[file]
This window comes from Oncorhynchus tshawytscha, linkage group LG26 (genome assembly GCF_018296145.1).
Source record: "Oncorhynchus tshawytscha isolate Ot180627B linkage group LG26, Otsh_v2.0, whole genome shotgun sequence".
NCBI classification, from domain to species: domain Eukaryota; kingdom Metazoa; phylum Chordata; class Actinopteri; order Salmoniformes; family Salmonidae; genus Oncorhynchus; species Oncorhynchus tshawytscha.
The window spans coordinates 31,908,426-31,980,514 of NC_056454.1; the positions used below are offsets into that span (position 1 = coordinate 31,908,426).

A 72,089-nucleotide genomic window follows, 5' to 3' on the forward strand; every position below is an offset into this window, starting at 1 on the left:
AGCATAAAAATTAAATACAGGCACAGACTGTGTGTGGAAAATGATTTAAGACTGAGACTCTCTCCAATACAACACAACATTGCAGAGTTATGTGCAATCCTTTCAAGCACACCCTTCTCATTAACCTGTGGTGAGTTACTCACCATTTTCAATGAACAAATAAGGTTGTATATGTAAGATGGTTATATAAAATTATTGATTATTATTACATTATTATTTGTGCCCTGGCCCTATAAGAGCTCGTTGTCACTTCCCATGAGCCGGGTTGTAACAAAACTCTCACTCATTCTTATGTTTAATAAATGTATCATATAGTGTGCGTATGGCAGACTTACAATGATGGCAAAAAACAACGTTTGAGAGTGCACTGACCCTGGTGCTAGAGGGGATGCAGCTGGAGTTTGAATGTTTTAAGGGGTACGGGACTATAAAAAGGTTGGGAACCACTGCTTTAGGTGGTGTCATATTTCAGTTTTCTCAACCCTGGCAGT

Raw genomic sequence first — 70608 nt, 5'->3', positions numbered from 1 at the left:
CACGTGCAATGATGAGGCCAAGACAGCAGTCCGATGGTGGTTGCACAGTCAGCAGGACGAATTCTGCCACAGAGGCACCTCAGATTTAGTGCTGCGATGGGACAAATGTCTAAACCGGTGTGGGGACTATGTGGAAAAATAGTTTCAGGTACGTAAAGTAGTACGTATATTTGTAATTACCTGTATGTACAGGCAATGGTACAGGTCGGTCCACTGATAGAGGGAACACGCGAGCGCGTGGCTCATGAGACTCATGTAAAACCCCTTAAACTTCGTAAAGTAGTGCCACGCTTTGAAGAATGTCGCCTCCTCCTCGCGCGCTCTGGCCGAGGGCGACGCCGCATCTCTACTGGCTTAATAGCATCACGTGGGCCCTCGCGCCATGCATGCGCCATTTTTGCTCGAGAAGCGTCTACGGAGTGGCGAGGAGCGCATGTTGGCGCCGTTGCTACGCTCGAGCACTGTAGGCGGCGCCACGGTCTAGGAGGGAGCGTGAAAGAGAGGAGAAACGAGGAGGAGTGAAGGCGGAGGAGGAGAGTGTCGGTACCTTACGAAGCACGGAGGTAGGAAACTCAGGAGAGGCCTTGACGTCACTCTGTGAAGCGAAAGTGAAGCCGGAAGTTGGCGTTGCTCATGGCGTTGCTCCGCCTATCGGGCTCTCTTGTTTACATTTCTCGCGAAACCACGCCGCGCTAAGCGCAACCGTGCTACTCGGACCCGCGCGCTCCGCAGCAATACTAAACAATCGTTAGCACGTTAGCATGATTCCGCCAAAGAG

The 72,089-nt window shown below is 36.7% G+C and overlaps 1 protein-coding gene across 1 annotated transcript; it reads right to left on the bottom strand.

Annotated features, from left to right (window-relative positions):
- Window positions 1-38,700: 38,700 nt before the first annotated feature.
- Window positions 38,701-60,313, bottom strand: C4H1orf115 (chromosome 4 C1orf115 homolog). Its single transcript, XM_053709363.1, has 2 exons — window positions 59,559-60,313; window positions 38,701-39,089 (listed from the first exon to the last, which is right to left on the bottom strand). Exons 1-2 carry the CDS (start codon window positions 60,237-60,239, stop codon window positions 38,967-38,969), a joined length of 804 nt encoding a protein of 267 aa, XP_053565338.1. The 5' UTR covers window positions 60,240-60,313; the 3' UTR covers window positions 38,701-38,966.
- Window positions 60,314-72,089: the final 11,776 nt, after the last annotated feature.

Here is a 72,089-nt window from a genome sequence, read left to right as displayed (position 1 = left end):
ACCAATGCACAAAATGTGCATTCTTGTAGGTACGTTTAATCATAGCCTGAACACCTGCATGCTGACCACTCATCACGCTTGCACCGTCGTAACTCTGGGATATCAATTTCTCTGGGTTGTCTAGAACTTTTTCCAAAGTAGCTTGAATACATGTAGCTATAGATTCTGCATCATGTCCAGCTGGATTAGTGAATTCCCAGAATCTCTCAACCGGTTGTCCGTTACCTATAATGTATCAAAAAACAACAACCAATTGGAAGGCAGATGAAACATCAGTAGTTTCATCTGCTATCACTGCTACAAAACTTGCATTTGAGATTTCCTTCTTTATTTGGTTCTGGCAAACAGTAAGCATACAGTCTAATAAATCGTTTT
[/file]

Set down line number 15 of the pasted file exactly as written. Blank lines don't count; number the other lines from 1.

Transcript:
ACCAATGCACAAAATGTGCATTCTTGTAGGTACGTTTAATCATAGCCTGAACACCTGCATGCTGACCACTCATCACGCTTGCACCGTCGTAACTCTGGGATATCAATTTCTCTGGGTTGTCTAGAACTTTTTCCAAAGTAGCTTGAATACATGTAGCTATAGATTCTGCATCATGTCCAGCTGGATTAGTGAATTCCCAGAATCTCTCAACCGGTTGTCCGTTACCTATAATGTATCAAAAAACAACAACCAATTGGAAGGCAGATGAAACATCAGTAGTTTCATCTGCTATCACTGCTACAAAACTTGCATTTGAGATTTCCTTCTTTATTTGGTTCTGGCAAACAGTAAGCATACAGTCTAATAAATCGTTTT